How to Make a DIY Magnetic Board

Chalkboard magnetic board above a desk.

Katarzyna Bialasiewicz / Getty Images

Project Overview
  • Working Time: 30 mins
  • Total Time: 2 hrs, 30 mins - 1 day, 30 mins
  • Yield: 1 magnetic board
  • Skill Level: Beginner
  • Estimated Cost: $65

If you're looking for a fun little afternoon project with a super-usable final product, you'll love making this DIY magnetic board. It's easy to make, it only requires a couple of supplies (some of which you may already have at home), and at the end you'll have a beautiful board to use in your kitchen, pantry, or home office. Use this magnetic board to keep a running shopping list, as part of your family command center, or to display your favorite photos and greeting cards ... the possibilities are endless.

As you'll see in this tutorial, we put a twist on the classic magnetic board and gave it a chalkboard finish, which doubles its function by turning it into a DIY chalkboard wall, too, and gives it a cool look. Read on to learn how to make a magnetic board.

What You'll Need

Equipment / Tools

  • 1 sheet fine sandpaper
  • Microfiber cloth
  • Dust mask


  • 1 picture frame
  • 1 sheet of galvanized steel
  • 1 can of black primer spray paint
  • 1 can of chalkboard spray paint
  • Magnets
  • Chalk


  1. Gather Your Supplies

    First, prepare your picture frame. Make sure that it's clean, then take out the glass, mat, and backing. Next, get your piece of metal. Galvanized steel is magnetic and comes in multiple sizes, and you can either order a sheet of it online or purchase it at a hardware store. Make sure the size fits in your picture frame the same way a photo or print would.

  2. Prep the Metal

    Now it's time to start prepping the galvanized steel. Using a small piece of fine sandpaper, gently rough up the surface of the metal. You're not looking to fully sand it down: A quick, light sanding is plenty for a project like this. Next, using a clean microfiber cloth, wipe down the metal surface to make sure it's clean and completely dust-free before you begin to paint.

  3. Start Priming

    Set up your spray painting station in a well-ventilated area and use a drop cloth or tarp under the sheet of metal to catch any excess paint. First, spray an even layer of black primer paint all over the metal (a can of flat finish black primer spray paint is a good choice).

    Let it dry, which usually takes about 30 minutes. If you feel like the metal needs some additional coverage, spray a second layer of primer on and let it dry completely.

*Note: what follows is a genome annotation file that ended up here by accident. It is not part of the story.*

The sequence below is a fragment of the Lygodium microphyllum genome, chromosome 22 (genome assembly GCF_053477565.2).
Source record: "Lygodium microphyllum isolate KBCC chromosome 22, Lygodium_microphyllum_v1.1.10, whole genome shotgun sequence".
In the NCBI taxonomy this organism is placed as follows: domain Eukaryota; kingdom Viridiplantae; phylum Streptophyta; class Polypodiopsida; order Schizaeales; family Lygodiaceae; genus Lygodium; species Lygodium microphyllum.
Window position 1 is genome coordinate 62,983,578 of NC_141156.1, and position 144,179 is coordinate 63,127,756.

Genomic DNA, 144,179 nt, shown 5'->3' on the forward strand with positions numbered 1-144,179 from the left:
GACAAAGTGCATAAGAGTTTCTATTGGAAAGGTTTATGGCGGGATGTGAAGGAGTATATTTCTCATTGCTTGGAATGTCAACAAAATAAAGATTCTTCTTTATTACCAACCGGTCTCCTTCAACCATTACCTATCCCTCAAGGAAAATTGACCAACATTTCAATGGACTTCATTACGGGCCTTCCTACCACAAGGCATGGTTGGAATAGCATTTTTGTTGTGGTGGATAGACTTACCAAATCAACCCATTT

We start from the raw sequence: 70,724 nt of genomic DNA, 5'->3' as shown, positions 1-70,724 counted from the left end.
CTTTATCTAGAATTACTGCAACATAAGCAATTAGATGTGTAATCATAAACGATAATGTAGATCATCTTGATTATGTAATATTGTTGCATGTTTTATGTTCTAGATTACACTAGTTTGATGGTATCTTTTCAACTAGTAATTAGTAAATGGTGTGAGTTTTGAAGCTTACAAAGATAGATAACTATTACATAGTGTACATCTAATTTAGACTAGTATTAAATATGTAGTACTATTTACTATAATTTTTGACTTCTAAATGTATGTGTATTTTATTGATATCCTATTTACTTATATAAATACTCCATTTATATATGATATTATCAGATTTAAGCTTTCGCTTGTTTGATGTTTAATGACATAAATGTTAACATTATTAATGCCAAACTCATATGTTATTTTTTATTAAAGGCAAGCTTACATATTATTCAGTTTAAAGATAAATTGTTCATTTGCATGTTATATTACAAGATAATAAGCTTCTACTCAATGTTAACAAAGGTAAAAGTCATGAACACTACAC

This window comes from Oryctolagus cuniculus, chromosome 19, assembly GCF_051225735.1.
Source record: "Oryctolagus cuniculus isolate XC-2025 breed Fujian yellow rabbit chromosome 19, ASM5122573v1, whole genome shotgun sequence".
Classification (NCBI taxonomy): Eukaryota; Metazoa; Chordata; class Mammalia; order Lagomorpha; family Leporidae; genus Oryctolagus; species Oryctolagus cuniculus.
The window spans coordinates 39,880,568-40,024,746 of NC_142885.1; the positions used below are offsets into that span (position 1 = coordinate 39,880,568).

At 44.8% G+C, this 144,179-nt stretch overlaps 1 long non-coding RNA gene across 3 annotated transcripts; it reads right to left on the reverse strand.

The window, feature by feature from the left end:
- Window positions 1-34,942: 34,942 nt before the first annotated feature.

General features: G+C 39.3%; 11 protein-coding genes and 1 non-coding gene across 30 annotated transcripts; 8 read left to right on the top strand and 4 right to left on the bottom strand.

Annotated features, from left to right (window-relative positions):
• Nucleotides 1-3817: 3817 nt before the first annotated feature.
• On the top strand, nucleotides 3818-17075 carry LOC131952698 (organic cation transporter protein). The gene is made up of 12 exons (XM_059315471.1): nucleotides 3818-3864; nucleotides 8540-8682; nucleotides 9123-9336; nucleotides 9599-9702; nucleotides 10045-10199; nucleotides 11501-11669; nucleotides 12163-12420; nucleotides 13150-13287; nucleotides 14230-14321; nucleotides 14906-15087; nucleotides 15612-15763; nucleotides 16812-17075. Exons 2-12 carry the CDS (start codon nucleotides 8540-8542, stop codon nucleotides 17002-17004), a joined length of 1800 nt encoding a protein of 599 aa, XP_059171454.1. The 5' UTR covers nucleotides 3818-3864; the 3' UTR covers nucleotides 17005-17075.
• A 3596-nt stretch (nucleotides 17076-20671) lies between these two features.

When you're working with spray paint, make sure you are in a well-ventilated area, preferably outside. Wear a protective mask to protect yourself from inhaling any dangerous fumes from the spray paint.

  4. Spray Chalkboard Paint On

    Once the primer has dried, it's time for the chalkboard paint. You can definitely use regular chalkboard paint and a roller or a brush, but chalkboard spray paint tends to stick better (less chance of it peeling!) and is much easier to use.

    Spray an even layer of it onto the primed metal, making sure every part is coated. Let it dry (it should be tack-free after about 30 minutes), then spray a second coat that will ensure full coverage. The sprayed sheet should be fully dry and ready to be handled after an hour, but check to make sure that that is the case before moving the sheet.

  5. Prepare Frame and Surface

    Once the sprayed metal is ready, place it inside the picture frame and secure it with the frame backing as you would any other photo or print. If you're going to be using chalk on the magnetic board, make sure to prep the surface first by rubbing the entire surface of the board with the side of a chalk and then erasing it (let the chalkboard paint dry for 24 hours first if you're going to do this).


    To prep your finished DIY magnetic board for chalk, rub the entire surface of it with the side of a chalk, coating the whole thing evenly. This is called seasoning the chalkboard, and it serves the same purpose as priming does when it comes to paint. It ensures that chalk writing goes on smoothly and that there isn't a faint trace left of the original writing or image you put on it.

    If you're only going to use the board for magnets, you can skip this step. Then, grab a couple cute magnets, hang the board on the wall, and you're all set!

Article Sources
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  1. "Chapter 12 - Painting Operations Safety Rules." Health and Safety Training Manual: Section 2 - General Safety Rules, Oregon State University College of Agricultural Sciences.